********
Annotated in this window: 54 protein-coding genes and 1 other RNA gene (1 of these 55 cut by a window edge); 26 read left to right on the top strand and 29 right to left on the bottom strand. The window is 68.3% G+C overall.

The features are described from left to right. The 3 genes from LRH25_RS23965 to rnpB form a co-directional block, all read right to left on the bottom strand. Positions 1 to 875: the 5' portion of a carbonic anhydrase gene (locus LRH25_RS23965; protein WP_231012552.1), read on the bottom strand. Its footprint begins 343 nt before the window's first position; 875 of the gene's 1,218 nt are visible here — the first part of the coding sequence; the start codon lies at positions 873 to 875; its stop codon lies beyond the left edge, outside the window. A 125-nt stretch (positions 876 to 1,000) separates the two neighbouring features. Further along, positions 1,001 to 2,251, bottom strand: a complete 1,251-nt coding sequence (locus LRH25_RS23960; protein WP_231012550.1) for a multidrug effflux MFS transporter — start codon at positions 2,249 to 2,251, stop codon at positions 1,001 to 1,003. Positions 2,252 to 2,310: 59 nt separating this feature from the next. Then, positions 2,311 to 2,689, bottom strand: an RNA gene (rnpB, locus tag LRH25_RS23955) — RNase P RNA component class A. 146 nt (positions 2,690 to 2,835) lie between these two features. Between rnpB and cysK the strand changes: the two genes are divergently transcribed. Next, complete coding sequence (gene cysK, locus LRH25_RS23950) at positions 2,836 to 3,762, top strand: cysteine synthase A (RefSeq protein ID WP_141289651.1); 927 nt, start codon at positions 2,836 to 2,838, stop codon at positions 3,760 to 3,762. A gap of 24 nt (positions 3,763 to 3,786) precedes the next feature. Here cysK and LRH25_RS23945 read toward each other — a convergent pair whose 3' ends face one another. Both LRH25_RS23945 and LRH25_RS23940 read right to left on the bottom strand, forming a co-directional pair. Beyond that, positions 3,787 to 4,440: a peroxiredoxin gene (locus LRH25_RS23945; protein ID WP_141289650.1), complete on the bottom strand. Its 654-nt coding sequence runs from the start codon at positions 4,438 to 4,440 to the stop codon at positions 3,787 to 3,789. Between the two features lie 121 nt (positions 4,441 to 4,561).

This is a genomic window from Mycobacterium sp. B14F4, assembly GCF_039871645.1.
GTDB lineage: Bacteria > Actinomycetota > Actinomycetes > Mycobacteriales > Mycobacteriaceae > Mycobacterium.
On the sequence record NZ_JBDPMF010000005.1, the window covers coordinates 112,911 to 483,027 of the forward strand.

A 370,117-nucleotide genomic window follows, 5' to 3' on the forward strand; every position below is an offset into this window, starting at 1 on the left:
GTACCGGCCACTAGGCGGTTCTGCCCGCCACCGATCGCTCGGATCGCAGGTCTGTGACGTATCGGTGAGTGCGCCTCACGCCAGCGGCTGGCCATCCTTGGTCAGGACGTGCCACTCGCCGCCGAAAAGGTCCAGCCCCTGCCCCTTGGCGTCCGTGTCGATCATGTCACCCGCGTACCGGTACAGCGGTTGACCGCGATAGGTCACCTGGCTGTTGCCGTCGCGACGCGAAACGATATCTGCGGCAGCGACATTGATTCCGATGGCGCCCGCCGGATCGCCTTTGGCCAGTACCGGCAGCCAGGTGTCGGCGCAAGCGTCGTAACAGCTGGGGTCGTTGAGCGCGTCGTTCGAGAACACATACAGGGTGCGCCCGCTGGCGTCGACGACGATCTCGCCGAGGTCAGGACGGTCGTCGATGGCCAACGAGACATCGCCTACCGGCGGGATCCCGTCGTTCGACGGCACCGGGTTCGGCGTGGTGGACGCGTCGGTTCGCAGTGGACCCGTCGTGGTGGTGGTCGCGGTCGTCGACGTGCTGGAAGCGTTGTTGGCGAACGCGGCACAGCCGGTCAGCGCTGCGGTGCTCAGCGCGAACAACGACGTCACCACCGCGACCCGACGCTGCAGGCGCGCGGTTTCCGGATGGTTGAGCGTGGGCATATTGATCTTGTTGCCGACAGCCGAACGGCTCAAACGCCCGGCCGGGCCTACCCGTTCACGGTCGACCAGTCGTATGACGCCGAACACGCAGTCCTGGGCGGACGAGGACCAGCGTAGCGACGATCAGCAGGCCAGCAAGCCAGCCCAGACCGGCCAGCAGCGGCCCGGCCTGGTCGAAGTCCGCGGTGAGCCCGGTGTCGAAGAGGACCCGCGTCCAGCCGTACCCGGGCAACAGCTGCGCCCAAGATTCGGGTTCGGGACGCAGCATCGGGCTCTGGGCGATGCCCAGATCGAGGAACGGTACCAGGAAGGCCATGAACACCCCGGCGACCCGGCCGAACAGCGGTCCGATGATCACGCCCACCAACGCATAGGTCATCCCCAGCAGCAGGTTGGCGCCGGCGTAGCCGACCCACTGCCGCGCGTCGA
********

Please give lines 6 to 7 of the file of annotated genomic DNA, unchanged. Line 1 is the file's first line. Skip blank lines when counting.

A 370,117-nucleotide genomic window follows, 5' to 3' on the forward strand; every position below is an offset into this window, starting at 1 on the left:
GTACCGGCCACTAGGCGGTTCTGCCCGCCACCGATCGCTCGGATCGCAGGTCTGTGACGTATCGGTGAGTGCGCCTCACGCCAGCGGCTGGCCATCCTTGGTCAGGACGTGCCACTCGCCGCCGAAAAGGTCCAGCCCCTGCCCCTTGGCGTCCGTGTCGATCATGTCACCCGCGTACCGGTACAGCGGTTGACCGCGATAGGTCACCTGGCTGTTGCCGTCGCGACGCGAAACGATATCTGCGGCAGCGACATTGATTCCGATGGCGCCCGCCGGATCGCCTTTGGCCAGTACCGGCAGCCAGGTGTCGGCGCAAGCGTCGTAACAGCTGGGGTCGTTGAGCGCGTCGTTCGAGAACACATACAGGGTGCGCCCGCTGGCGTCGACGACGATCTCGCCGAGGTCAGGACGGTCGTCGATGGCCAACGAGACATCGCCTACCGGCGGGATCCCGTCGTTCGACGGCACCGGGTTCGGCGTGGTGGACGCGTCGGTTCGCAGTGGACCCGTCGTGGTGGTGGTCGCGGTCGTCGACGTGCTGGAAGCGTTGTTGGCGAACGCGGCACAGCCGGTCAGCGCTGCGGTGCTCAGCGCGAACAACGACGTCACCACCGCGACCCGACGCTGCAGGCGCGCGGTTTCCGGATGGTTGAGCGTGGGCATATTGATCTTGTTGCCGACAGCCGAACGGCTCAAACGCCCGGCCGGGCCTACCCGTTCACGGTCGACCAGTCGTATGACGCCGAACACGCAGTCCTGGGCGGACGAGGACCAGCGTAGCGACGATCAGCAGGCCAGCAAGCCAGCCCAGACCGGCCAGCAGCGGCCCGGCCTGGTCGAAGTCCGCGGTGAGCCCGGTGTCGAAGAGGACCCGCGTCCAGCCGTACCCGGGCAACAGCTGCGCCCAAGATTCGGGTTCGGGACGCAGCATCGGGCTCTGGGCGATGCCCAGATCGAGGAACGGTACCAGGAAGGCCATGAACACCCCGGCGACCCGGCCGAACAGCGGTCCGATGATCACGCCCACCAACGCATAGGTCATCCCCAGCAGCAGGTTGGCGCCGGCGTAGCCGACCCACTGCCGCGCGTCGA